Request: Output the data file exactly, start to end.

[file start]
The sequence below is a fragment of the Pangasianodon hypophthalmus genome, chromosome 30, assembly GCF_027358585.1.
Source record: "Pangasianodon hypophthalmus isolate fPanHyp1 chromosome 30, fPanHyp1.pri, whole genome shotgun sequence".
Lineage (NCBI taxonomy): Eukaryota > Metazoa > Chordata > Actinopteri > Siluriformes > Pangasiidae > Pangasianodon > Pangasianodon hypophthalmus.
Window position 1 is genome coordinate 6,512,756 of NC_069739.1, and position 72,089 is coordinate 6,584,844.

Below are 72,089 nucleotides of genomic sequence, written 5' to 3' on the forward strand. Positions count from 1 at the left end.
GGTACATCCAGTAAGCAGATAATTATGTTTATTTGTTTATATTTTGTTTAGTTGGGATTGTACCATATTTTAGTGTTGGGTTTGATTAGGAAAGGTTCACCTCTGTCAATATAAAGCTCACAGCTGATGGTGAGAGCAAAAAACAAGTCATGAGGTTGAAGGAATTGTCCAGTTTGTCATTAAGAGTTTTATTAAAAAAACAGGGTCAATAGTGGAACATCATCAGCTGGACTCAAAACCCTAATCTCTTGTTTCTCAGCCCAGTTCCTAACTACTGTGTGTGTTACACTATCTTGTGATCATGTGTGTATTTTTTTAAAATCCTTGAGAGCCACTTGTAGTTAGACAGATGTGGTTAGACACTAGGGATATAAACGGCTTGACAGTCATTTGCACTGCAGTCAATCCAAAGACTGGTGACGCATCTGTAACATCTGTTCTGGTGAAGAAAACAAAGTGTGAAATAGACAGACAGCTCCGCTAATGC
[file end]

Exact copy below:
The sequence below is a fragment of the Pangasianodon hypophthalmus genome, chromosome 30, assembly GCF_027358585.1.
Source record: "Pangasianodon hypophthalmus isolate fPanHyp1 chromosome 30, fPanHyp1.pri, whole genome shotgun sequence".
Lineage (NCBI taxonomy): Eukaryota > Metazoa > Chordata > Actinopteri > Siluriformes > Pangasiidae > Pangasianodon > Pangasianodon hypophthalmus.
Window position 1 is genome coordinate 6,512,756 of NC_069739.1, and position 72,089 is coordinate 6,584,844.

Below are 72,089 nucleotides of genomic sequence, written 5' to 3' on the forward strand. Positions count from 1 at the left end.
GGTACATCCAGTAAGCAGATAATTATGTTTATTTGTTTATATTTTGTTTAGTTGGGATTGTACCATATTTTAGTGTTGGGTTTGATTAGGAAAGGTTCACCTCTGTCAATATAAAGCTCACAGCTGATGGTGAGAGCAAAAAACAAGTCATGAGGTTGAAGGAATTGTCCAGTTTGTCATTAAGAGTTTTATTAAAAAAACAGGGTCAATAGTGGAACATCATCAGCTGGACTCAAAACCCTAATCTCTTGTTTCTCAGCCCAGTTCCTAACTACTGTGTGTGTTACACTATCTTGTGATCATGTGTGTATTTTTTTAAAATCCTTGAGAGCCACTTGTAGTTAGACAGATGTGGTTAGACACTAGGGATATAAACGGCTTGACAGTCATTTGCACTGCAGTCAATCCAAAGACTGGTGACGCATCTGTAACATCTGTTCTGGTGAAGAAAACAAAGTGTGAAATAGACAGACAGCTCCGCTAATGC